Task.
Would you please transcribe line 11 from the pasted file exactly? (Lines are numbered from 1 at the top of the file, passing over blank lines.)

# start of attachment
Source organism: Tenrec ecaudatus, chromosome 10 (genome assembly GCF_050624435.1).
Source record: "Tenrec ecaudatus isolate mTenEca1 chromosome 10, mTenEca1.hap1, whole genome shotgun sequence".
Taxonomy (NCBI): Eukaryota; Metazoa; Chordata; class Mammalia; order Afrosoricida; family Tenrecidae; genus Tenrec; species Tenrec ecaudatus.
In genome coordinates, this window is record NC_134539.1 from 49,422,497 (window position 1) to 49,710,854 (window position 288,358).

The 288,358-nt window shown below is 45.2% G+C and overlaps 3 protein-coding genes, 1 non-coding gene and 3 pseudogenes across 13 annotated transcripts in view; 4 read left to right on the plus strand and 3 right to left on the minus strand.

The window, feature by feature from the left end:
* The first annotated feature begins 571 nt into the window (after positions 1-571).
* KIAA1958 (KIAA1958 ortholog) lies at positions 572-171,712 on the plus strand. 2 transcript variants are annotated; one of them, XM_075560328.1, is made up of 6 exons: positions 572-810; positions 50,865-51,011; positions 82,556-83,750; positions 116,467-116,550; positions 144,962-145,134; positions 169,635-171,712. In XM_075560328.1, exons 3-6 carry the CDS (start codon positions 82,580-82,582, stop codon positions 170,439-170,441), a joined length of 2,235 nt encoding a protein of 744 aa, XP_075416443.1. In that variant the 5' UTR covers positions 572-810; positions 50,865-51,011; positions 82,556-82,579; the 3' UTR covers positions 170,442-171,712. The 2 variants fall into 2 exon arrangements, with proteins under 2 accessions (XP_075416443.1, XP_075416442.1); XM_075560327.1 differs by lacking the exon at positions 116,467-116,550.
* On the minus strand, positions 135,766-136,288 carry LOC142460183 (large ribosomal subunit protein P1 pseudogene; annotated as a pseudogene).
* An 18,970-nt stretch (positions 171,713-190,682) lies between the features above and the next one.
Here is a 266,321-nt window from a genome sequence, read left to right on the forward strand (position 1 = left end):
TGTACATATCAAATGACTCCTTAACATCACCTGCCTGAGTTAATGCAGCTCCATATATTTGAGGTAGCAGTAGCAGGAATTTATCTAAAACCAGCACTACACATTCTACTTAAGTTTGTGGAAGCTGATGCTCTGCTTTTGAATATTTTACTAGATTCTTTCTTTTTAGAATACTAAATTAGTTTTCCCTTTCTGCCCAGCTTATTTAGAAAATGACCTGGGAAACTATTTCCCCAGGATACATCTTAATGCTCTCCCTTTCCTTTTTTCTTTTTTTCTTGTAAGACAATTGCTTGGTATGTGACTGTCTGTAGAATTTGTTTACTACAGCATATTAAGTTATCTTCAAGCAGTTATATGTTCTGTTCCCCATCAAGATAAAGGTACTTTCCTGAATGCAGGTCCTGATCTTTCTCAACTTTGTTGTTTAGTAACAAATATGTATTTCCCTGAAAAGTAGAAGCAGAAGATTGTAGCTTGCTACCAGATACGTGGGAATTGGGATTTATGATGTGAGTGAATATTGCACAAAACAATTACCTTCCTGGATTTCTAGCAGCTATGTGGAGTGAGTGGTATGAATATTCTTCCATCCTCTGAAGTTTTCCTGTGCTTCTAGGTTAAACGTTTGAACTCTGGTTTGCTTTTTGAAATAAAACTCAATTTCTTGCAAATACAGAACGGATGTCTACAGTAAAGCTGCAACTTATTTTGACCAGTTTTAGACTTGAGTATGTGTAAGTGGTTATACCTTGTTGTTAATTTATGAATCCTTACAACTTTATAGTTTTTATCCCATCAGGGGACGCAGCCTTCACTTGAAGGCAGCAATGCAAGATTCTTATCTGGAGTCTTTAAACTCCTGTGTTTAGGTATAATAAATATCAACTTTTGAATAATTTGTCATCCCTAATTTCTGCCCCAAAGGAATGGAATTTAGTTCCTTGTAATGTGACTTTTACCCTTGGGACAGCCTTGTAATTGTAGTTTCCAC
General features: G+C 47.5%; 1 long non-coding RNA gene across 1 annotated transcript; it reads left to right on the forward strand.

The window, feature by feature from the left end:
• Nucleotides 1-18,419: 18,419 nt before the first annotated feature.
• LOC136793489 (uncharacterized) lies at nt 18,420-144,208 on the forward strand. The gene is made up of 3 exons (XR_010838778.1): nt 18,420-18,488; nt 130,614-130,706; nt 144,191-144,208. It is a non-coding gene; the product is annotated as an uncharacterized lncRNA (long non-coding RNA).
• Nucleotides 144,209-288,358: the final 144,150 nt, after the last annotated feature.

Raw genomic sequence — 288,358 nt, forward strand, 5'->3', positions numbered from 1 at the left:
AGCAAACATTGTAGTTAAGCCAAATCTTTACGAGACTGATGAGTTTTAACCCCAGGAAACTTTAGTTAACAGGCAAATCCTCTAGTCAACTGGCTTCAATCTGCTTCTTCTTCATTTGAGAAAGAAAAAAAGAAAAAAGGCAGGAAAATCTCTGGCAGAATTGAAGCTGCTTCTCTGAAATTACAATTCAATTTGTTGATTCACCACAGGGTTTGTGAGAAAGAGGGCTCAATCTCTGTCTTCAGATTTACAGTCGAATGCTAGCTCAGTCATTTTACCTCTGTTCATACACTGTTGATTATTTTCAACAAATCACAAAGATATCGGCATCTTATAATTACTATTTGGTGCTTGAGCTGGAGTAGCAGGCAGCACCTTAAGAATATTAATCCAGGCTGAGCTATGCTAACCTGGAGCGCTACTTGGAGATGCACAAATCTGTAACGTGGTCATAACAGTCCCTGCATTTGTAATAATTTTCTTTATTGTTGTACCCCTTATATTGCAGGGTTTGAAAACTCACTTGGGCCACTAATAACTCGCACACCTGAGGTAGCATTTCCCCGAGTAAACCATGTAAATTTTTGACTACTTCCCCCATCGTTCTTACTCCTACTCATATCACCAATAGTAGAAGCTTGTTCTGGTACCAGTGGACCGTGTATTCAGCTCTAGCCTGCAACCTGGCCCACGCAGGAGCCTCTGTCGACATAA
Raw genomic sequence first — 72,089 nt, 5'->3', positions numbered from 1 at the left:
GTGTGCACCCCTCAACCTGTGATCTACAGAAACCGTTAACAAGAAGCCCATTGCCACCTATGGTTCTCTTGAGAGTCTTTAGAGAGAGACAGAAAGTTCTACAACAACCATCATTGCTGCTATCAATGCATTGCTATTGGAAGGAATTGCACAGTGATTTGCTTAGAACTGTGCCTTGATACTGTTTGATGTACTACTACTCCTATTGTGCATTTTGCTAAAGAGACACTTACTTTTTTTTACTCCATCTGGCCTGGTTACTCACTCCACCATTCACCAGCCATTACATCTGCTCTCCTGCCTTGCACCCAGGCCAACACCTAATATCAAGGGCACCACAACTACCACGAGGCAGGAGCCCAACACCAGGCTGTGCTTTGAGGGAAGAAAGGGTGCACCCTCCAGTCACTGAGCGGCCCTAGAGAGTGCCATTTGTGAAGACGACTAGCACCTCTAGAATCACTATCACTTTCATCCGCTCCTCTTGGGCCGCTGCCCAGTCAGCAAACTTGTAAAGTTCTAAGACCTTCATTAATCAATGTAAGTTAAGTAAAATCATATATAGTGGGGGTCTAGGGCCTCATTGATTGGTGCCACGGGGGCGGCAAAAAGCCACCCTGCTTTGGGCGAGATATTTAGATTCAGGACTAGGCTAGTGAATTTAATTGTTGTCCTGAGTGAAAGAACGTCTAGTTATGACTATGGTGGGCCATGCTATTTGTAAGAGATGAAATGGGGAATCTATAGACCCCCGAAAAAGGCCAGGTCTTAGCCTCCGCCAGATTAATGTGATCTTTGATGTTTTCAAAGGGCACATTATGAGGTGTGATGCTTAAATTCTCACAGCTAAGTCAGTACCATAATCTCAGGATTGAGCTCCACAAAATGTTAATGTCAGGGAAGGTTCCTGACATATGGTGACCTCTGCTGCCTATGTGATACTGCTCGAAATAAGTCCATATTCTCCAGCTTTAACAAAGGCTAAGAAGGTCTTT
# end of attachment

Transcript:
Here is a 266,321-nt window from a genome sequence, read left to right on the forward strand (position 1 = left end):